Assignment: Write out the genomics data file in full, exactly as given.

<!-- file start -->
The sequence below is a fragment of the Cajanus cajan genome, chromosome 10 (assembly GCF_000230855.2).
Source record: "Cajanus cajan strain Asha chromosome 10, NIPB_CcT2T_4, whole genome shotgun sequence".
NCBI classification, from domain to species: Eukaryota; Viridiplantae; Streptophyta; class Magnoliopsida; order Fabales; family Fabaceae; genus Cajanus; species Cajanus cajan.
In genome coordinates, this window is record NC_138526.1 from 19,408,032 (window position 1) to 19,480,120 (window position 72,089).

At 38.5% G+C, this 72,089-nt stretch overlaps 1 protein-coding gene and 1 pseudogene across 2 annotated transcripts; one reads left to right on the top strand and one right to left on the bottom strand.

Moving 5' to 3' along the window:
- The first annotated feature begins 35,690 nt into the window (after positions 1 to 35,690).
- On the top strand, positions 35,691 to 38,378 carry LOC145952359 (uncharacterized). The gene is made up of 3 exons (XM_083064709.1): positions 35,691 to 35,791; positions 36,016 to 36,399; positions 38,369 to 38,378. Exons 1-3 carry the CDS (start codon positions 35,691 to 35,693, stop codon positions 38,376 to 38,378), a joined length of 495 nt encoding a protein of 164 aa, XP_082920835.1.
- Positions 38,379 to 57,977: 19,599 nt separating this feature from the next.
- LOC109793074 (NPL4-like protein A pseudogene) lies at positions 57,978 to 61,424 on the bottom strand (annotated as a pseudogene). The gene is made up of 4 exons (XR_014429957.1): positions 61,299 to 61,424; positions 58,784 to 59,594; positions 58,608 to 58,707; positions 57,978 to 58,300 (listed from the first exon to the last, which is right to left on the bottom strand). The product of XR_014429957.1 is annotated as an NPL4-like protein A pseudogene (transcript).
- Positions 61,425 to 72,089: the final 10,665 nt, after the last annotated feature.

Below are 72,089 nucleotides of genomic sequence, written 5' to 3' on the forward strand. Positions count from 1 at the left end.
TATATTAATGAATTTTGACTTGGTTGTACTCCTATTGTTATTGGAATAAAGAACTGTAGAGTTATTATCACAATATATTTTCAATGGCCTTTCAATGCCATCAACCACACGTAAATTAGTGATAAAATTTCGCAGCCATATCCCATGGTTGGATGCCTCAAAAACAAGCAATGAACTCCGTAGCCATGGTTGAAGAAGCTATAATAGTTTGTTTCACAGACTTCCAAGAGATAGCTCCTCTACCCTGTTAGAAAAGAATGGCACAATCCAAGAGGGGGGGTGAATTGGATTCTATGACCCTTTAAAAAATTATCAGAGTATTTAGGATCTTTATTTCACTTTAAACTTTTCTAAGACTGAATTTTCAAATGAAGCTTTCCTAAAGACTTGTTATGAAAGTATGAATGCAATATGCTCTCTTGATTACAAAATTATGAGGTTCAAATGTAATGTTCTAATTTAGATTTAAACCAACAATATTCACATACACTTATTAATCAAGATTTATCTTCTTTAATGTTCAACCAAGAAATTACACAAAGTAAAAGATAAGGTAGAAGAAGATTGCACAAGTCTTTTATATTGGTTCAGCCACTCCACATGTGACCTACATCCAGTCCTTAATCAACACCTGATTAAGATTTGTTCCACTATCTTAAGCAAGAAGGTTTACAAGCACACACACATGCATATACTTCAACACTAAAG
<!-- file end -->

The sequence below is a fragment of the Cajanus cajan genome, chromosome 10 (assembly GCF_000230855.2).
Source record: "Cajanus cajan strain Asha chromosome 10, NIPB_CcT2T_4, whole genome shotgun sequence".
NCBI classification, from domain to species: Eukaryota; Viridiplantae; Streptophyta; class Magnoliopsida; order Fabales; family Fabaceae; genus Cajanus; species Cajanus cajan.
In genome coordinates, this window is record NC_138526.1 from 19,408,032 (window position 1) to 19,480,120 (window position 72,089).

At 38.5% G+C, this 72,089-nt stretch overlaps 1 protein-coding gene and 1 pseudogene across 2 annotated transcripts; one reads left to right on the top strand and one right to left on the bottom strand.

Moving 5' to 3' along the window:
- The first annotated feature begins 35,690 nt into the window (after positions 1 to 35,690).
- On the top strand, positions 35,691 to 38,378 carry LOC145952359 (uncharacterized). The gene is made up of 3 exons (XM_083064709.1): positions 35,691 to 35,791; positions 36,016 to 36,399; positions 38,369 to 38,378. Exons 1-3 carry the CDS (start codon positions 35,691 to 35,693, stop codon positions 38,376 to 38,378), a joined length of 495 nt encoding a protein of 164 aa, XP_082920835.1.
- Positions 38,379 to 57,977: 19,599 nt separating this feature from the next.
- LOC109793074 (NPL4-like protein A pseudogene) lies at positions 57,978 to 61,424 on the bottom strand (annotated as a pseudogene). The gene is made up of 4 exons (XR_014429957.1): positions 61,299 to 61,424; positions 58,784 to 59,594; positions 58,608 to 58,707; positions 57,978 to 58,300 (listed from the first exon to the last, which is right to left on the bottom strand). The product of XR_014429957.1 is annotated as an NPL4-like protein A pseudogene (transcript).
- Positions 61,425 to 72,089: the final 10,665 nt, after the last annotated feature.

Below are 72,089 nucleotides of genomic sequence, written 5' to 3' on the forward strand. Positions count from 1 at the left end.
TATATTAATGAATTTTGACTTGGTTGTACTCCTATTGTTATTGGAATAAAGAACTGTAGAGTTATTATCACAATATATTTTCAATGGCCTTTCAATGCCATCAACCACACGTAAATTAGTGATAAAATTTCGCAGCCATATCCCATGGTTGGATGCCTCAAAAACAAGCAATGAACTCCGTAGCCATGGTTGAAGAAGCTATAATAGTTTGTTTCACAGACTTCCAAGAGATAGCTCCTCTACCCTGTTAGAAAAGAATGGCACAATCCAAGAGGGGGGGTGAATTGGATTCTATGACCCTTTAAAAAATTATCAGAGTATTTAGGATCTTTATTTCACTTTAAACTTTTCTAAGACTGAATTTTCAAATGAAGCTTTCCTAAAGACTTGTTATGAAAGTATGAATGCAATATGCTCTCTTGATTACAAAATTATGAGGTTCAAATGTAATGTTCTAATTTAGATTTAAACCAACAATATTCACATACACTTATTAATCAAGATTTATCTTCTTTAATGTTCAACCAAGAAATTACACAAAGTAAAAGATAAGGTAGAAGAAGATTGCACAAGTCTTTTATATTGGTTCAGCCACTCCACATGTGACCTACATCCAGTCCTTAATCAACACCTGATTAAGATTTGTTCCACTATCTTAAGCAAGAAGGTTTACAAGCACACACACATGCATATACTTCAACACTAAAG